Ms Mwinzi is required to renounce the US citizenship before reporting to South Korea so that she isn’t thrown into limbo when the Kenya and America’s interests clash during her tenure at the Seoul consulate.

“The Constitution protects her from jeopardy by making a proviso for people like her that the bar from holding a State Office by dual citizenship holders will not apply where they cannot renounce it because it is obtained by operation of the law,” Mr Odinga said.

National Assembly Majority Leader Aden Duale, however, maintains that the law must be followed and that Parliament will not be “arm twisted or blackmailed” to give Ms Mwinzi the green light to proceed to South Korea without renouncing the American citizenship.

Mr Duale insists that an ambassador is a public officer in dismissing Ms Mwinzi’s claim that it’s a State Officer’s position hence it’s not mandatory for her to renounce US citizenship.

“It is worth noting that section 52 of the Leadership and Integrity Act, 2012 provides that the provisions of Chapter Six of the Constitution which includes Article 78(2) shall apply to all public officers as if they were State officers,” Mr Duale said in a thread of tweets. (

“Let me bring it out clear that as Parliament we shall follow the law. We shall ensure it is implemented to the letter. Arm twisters and blackmailers we have decoded you. We shall follow what is right and lawful. You can take this to the back!”Mr Duale said.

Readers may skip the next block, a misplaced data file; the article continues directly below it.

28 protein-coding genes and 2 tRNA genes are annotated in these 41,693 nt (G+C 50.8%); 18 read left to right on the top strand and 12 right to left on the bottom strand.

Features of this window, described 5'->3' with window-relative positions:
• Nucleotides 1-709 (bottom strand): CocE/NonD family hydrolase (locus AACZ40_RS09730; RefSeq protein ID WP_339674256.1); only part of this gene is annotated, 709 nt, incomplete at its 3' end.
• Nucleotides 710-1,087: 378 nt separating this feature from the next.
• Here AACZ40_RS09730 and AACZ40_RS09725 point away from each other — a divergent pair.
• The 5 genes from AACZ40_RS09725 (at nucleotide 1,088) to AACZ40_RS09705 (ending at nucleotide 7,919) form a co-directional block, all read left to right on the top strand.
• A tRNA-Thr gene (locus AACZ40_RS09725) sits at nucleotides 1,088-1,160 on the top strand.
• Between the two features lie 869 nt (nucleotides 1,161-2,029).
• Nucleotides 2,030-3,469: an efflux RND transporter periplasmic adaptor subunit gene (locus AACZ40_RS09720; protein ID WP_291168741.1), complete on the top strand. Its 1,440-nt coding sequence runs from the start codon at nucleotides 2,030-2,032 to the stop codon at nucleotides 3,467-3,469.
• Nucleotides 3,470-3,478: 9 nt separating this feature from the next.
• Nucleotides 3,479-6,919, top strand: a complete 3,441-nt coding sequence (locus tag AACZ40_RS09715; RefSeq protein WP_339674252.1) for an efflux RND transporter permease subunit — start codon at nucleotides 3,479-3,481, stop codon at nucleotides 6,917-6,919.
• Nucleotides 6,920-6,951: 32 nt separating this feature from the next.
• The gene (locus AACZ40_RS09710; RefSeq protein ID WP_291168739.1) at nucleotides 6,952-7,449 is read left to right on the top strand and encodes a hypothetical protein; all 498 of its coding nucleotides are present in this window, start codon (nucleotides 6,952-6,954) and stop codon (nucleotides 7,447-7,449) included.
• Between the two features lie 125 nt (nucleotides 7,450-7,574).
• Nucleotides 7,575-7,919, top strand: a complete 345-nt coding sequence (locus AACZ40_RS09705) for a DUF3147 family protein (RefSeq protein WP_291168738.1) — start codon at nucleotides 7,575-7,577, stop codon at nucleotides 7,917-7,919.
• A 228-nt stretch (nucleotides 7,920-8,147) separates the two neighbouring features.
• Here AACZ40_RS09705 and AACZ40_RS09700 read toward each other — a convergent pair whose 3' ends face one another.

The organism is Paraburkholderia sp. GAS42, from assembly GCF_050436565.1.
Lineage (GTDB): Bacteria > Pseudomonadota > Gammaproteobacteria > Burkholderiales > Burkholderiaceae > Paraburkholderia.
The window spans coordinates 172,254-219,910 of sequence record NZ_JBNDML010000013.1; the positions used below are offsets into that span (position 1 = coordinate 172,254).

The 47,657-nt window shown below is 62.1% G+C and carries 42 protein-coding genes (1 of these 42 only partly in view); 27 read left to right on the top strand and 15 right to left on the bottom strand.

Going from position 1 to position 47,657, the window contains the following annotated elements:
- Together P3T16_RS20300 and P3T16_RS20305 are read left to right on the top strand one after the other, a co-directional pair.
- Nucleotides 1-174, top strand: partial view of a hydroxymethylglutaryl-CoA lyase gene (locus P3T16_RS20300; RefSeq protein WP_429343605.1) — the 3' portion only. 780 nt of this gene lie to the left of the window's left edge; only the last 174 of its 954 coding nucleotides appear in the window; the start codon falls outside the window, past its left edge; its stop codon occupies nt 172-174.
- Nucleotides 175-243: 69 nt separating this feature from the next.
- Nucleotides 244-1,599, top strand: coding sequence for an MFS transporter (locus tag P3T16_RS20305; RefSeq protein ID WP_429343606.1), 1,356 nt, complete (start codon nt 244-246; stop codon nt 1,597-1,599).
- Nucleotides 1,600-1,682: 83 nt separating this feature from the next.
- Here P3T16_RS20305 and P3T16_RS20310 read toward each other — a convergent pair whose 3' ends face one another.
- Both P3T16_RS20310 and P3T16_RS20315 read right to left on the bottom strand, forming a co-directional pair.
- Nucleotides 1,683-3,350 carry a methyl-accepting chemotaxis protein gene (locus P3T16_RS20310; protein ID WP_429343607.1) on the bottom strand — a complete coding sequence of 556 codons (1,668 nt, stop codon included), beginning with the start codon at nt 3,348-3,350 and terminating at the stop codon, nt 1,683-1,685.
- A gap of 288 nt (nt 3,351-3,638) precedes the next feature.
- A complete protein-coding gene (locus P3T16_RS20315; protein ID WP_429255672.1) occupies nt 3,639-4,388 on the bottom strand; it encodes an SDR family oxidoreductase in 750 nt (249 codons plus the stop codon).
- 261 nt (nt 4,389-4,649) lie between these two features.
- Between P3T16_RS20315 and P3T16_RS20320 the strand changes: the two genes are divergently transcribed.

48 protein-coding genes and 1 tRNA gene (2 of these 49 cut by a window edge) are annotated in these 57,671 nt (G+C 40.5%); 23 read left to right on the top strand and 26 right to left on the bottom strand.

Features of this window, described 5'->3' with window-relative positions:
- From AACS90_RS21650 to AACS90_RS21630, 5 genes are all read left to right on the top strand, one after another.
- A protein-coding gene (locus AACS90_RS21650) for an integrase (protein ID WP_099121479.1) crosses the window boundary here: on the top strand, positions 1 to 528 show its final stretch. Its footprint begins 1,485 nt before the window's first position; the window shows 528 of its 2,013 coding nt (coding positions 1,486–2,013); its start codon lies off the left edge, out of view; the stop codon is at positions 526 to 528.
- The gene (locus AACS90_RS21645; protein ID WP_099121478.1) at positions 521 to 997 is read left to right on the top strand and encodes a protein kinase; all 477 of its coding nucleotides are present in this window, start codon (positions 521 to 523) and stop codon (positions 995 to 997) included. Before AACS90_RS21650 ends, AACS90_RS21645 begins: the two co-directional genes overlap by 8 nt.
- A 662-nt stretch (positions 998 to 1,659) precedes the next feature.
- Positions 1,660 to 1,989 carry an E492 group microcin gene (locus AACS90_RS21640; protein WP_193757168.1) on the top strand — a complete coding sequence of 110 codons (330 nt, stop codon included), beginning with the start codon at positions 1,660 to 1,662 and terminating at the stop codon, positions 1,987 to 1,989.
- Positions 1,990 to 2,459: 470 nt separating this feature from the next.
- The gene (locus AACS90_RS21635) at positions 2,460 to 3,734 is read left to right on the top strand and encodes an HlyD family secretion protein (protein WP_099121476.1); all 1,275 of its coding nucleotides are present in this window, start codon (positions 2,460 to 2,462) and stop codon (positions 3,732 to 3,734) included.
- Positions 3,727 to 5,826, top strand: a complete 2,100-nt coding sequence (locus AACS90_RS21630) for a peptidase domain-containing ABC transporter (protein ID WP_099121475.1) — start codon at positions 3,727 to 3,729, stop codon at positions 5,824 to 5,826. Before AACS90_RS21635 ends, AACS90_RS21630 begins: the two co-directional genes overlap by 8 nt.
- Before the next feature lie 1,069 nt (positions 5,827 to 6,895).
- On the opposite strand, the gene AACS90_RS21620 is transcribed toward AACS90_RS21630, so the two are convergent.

He noted that the Presidency has been misled from the nomination of Ms Mwinzi to put it in collision with Parliament then the legislators are intimidated and bulldozed to okay her appointment regardless of the illegality.

Other members of parliament are sharply divided on Ms Mwinzi’s nomination as she waits for the court to decide on her fate. Some MPs want her to proceed to her work station as a dual citizenship holder while others insist that she must renounce the US citizenship.

Ms Mwinzi bid to retain her dual citizenship while serving as an ambassador against the law has opened the Pandora’s Box as the Ethics and Anti-Corruption Commission has swung into action investigating state/public officers with dual citizenship.

The officers found with dual citizenship risk losing their positions within 30 days as per Article 78 of the Constitution, and a fine of up to Ksh. 500,000 or jailed for up to three years upon conviction, according to Section 47 of the Leadership and Integrity Act

Ms Mwinzi contested the Mwingi West parliamentary seat in 2017 unsuccessfully on Jubilee Party which means she was supposed to renounce her US citizenship before being sworn in as the MP as per the law had she clinched the seat.

Lawyer Mutula Kilonzo Jnr also confirmed to RoGGKenya that there is no any provision in law that protects Mwinzi from renouncing her US citizenship as alleged by Odinga.

“She has to make an election. Unless we change the law, she is between a rock and a hard place. Also there is no reason to bend the law to suit a particular position,” said Mr Kilonzo Jnr.